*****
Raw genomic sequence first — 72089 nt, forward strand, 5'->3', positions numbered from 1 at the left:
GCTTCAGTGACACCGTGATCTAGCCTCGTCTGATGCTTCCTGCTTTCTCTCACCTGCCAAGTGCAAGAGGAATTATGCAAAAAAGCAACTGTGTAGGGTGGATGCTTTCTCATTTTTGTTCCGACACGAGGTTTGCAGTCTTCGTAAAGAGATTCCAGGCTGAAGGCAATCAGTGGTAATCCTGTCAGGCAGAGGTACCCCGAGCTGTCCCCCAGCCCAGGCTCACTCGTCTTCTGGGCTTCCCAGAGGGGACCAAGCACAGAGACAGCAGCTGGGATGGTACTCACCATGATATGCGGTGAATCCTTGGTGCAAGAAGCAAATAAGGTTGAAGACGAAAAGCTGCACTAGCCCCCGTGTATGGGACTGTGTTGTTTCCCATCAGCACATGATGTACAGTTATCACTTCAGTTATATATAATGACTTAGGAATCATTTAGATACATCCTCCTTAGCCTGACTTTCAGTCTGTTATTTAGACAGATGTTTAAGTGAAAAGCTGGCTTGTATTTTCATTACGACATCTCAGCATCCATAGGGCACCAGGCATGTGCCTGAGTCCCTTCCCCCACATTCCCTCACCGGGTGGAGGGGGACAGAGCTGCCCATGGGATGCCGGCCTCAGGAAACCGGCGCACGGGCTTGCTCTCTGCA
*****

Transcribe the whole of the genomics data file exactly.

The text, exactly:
Raw genomic sequence first — 72089 nt, forward strand, 5'->3', positions numbered from 1 at the left:
GCTTCAGTGACACCGTGATCTAGCCTCGTCTGATGCTTCCTGCTTTCTCTCACCTGCCAAGTGCAAGAGGAATTATGCAAAAAAGCAACTGTGTAGGGTGGATGCTTTCTCATTTTTGTTCCGACACGAGGTTTGCAGTCTTCGTAAAGAGATTCCAGGCTGAAGGCAATCAGTGGTAATCCTGTCAGGCAGAGGTACCCCGAGCTGTCCCCCAGCCCAGGCTCACTCGTCTTCTGGGCTTCCCAGAGGGGACCAAGCACAGAGACAGCAGCTGGGATGGTACTCACCATGATATGCGGTGAATCCTTGGTGCAAGAAGCAAATAAGGTTGAAGACGAAAAGCTGCACTAGCCCCCGTGTATGGGACTGTGTTGTTTCCCATCAGCACATGATGTACAGTTATCACTTCAGTTATATATAATGACTTAGGAATCATTTAGATACATCCTCCTTAGCCTGACTTTCAGTCTGTTATTTAGACAGATGTTTAAGTGAAAAGCTGGCTTGTATTTTCATTACGACATCTCAGCATCCATAGGGCACCAGGCATGTGCCTGAGTCCCTTCCCCCACATTCCCTCACCGGGTGGAGGGGGACAGAGCTGCCCATGGGATGCCGGCCTCAGGAAACCGGCGCACGGGCTTGCTCTCTGCA